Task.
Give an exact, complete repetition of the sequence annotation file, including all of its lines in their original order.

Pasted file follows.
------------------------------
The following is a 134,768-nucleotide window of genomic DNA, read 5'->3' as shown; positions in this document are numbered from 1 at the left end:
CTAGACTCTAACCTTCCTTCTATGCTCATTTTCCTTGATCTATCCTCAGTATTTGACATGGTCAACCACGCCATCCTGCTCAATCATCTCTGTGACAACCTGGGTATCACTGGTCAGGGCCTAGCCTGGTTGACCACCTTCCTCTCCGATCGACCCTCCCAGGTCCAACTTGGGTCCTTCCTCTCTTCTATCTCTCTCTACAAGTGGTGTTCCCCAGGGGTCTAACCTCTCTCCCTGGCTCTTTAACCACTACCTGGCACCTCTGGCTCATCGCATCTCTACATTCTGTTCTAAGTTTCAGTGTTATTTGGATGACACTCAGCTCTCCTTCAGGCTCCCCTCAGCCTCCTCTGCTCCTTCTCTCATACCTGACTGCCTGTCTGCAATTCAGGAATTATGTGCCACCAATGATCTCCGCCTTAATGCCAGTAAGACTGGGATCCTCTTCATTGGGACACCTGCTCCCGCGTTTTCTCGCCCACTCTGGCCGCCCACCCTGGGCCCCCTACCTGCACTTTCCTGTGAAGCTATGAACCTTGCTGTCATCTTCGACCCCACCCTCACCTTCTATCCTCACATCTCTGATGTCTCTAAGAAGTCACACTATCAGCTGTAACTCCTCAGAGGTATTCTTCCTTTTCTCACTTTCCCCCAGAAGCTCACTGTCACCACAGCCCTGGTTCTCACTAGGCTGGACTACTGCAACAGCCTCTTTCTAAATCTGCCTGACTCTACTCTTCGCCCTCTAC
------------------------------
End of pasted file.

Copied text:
The following is a 134,768-nucleotide window of genomic DNA, read 5'->3' as shown; positions in this document are numbered from 1 at the left end:
CTAGACTCTAACCTTCCTTCTATGCTCATTTTCCTTGATCTATCCTCAGTATTTGACATGGTCAACCACGCCATCCTGCTCAATCATCTCTGTGACAACCTGGGTATCACTGGTCAGGGCCTAGCCTGGTTGACCACCTTCCTCTCCGATCGACCCTCCCAGGTCCAACTTGGGTCCTTCCTCTCTTCTATCTCTCTCTACAAGTGGTGTTCCCCAGGGGTCTAACCTCTCTCCCTGGCTCTTTAACCACTACCTGGCACCTCTGGCTCATCGCATCTCTACATTCTGTTCTAAGTTTCAGTGTTATTTGGATGACACTCAGCTCTCCTTCAGGCTCCCCTCAGCCTCCTCTGCTCCTTCTCTCATACCTGACTGCCTGTCTGCAATTCAGGAATTATGTGCCACCAATGATCTCCGCCTTAATGCCAGTAAGACTGGGATCCTCTTCATTGGGACACCTGCTCCCGCGTTTTCTCGCCCACTCTGGCCGCCCACCCTGGGCCCCCTACCTGCACTTTCCTGTGAAGCTATGAACCTTGCTGTCATCTTCGACCCCACCCTCACCTTCTATCCTCACATCTCTGATGTCTCTAAGAAGTCACACTATCAGCTGTAACTCCTCAGAGGTATTCTTCCTTTTCTCACTTTCCCCCAGAAGCTCACTGTCACCACAGCCCTGGTTCTCACTAGGCTGGACTACTGCAACAGCCTCTTTCTAAATCTGCCTGACTCTACTCTTCGCCCTCTAC